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Commodities

'Dr. Copper' misdiagnoses the global economy

Market for bellwether metal too bullish for some to believe

Copper prices are said to reflect the health of the global economy, as the metal is used in a vast range of industries. But today's high prices may be caused by a mirage.   © AP

TOKYO -- International copper prices are rapidly recovering, with three-month futures on the benchmark London Metal Exchange hitting a two-year high of $6,633 per metric ton on July 13.

Copper prices often reflect the health of the global economy, hence the moniker "Dr. Copper."

Taken at face value, recent price movements on the LME mean the global economy has recovered to where it was before the coronavirus struck. But this time, maybe Dr. Copper is wrong.

Before the pandemic, copper prices were already trending down, hitting a 40-month low of $4,371 on March 19.

After the lockdown was lifted on April 8 in the Chinese city of Wuhan, where the contagion first broke out, virus-slammed Western economies soon followed, sending copper prices skyrocketing 50%.

Copper prices even topped a 2019-high when U.S.-China trade tensions were boiling.

Countries are restarting their economies after having weathered the worst of the crisis. But that should not justify copper prices at levels seen two years ago, raising suspicions that the market is "too bullish." And U.S.-China relations are worsening over Hong Kong, further weakening the case for the metal's rise.

Three factors may be at play.

One is that copper prices reflect mainly the health of the Chinese economy, which has benefited from Beijing's all-out efforts to get the country working full time again. China accounts for half of global copper demand, or about 23 million metric tons annually. Its manufacturers were the first to reopen among major economies, thanks to massive government infrastructure investment.

Additionally, iron ore spot prices rose above $100 per metric ton for the first time in 10 months in June while charter rates for ships to transport iron ore and coal rallied more than 10-fold, compared with this year's low.

The second factor concerns environmentally driven import restrictions by Beijing on copper scrap.

China still produces copper from imported scrap but has been transitioning to imports of copper metal and copper concentrate. In the past, monthly imports of the concentrate have been about 1.3 million metric tons and 450,000 metric tons for the metal, according to Takayuki Honma, chief economist at Sumitomo Corporation Global Research.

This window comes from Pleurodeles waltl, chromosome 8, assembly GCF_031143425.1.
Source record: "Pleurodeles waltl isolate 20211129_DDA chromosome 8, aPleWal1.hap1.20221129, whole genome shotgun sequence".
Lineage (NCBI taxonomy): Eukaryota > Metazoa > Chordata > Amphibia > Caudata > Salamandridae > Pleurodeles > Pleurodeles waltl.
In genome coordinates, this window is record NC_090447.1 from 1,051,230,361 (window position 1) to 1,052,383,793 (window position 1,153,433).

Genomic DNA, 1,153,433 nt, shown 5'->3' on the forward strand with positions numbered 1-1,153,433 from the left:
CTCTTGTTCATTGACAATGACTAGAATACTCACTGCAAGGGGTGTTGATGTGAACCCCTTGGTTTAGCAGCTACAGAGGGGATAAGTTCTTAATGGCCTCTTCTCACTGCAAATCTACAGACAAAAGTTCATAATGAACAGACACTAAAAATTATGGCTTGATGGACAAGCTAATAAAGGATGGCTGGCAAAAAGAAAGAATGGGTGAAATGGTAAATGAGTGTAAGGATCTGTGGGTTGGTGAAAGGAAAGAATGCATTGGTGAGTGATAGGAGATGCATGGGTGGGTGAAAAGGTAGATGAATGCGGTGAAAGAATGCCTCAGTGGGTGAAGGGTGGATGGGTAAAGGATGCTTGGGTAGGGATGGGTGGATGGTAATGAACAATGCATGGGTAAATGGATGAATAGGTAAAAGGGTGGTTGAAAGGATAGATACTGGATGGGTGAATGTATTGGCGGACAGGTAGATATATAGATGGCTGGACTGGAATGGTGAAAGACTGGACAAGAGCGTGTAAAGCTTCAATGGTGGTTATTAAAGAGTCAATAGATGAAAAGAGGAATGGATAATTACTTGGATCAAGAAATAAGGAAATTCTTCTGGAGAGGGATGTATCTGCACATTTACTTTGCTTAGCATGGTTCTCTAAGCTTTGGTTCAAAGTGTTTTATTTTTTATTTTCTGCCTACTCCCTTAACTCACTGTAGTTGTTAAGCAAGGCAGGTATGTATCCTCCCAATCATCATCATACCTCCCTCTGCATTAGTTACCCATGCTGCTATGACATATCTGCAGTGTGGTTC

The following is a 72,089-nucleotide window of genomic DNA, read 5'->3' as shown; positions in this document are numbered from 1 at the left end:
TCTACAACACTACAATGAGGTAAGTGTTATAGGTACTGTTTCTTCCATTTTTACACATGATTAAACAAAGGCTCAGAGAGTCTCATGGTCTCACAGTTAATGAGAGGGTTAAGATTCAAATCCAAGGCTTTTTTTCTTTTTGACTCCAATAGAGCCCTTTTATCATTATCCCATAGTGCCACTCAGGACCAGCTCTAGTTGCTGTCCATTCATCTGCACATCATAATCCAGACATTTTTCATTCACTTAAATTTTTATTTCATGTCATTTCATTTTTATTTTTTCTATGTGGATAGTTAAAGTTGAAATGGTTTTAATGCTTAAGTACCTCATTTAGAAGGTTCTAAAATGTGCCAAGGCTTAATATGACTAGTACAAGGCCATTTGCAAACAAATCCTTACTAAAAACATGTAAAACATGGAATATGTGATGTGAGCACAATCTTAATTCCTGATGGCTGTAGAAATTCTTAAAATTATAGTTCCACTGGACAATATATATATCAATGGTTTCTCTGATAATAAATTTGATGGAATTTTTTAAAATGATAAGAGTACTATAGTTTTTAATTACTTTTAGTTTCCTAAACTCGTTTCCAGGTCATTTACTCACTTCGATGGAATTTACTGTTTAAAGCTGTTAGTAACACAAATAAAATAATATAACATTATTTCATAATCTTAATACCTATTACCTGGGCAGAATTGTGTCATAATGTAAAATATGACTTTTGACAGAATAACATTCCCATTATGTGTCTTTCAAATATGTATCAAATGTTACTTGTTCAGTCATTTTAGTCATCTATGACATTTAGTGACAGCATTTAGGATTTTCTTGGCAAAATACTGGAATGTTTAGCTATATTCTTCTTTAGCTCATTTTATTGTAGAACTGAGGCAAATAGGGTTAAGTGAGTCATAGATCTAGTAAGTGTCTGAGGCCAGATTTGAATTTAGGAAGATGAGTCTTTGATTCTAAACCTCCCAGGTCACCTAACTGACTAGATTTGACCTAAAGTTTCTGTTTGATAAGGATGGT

But China's monthly copper concentrate imports exceeded 2 million metric tons in April with metal imports topping 600,000 tons in June, Honma said.

The situation has helped push up three-month futures on the LME.

The third factor lies with supply disruptions that have occurred in copper-producing countries like Chile as the impact of the pandemic deepens.

Chile's state-run Codelco, one of the world's top copper producers, announced in late June that it would suspend some operations at its Chuquicamata mine in the northern part of the country.

"When you look at the commodities market, you need to pay close attention to environmental differences between the Northern Hemisphere and the Southern Hemisphere in the future," said Naohiro Niimura, a consultant at Market Risk Advisory.

Commodity-consuming nations in the West, along with China and Japan in the East, are in the Northern Hemisphere and have large populations, while many resource-rich countries, including Brazil, Chile, Australia and South Africa, are in the Southern Hemisphere.

While the economies of commodity consumers -- especially China -- are restarting, resource-rich countries in the South are still struggling to reopen, making the ability to meet rising demand questionable.

Niimura thinks the contrasting situations have pushed copper prices beyond levels than what would normally be considered normal under the actual state of the world economy.

Rising iron ore prices are also the result of uncertain supplies from Brazil and elsewhere amid strong Chinese demand.

Given that the coronavirus has continued to wreak havoc in the Northern Hemisphere despite the arrival of summer, it is far from clear whether warmer temperatures can help slow the contagion.

Niimura said he could not rule out the possibility that next winter may see further economic stagnation in the Northern Hemisphere as countries impose lockdowns, while resource-rich Southern countries get back on their feet only to be met by lackluster demand.

If that happens, copper prices will most likely post a reactionary decline.

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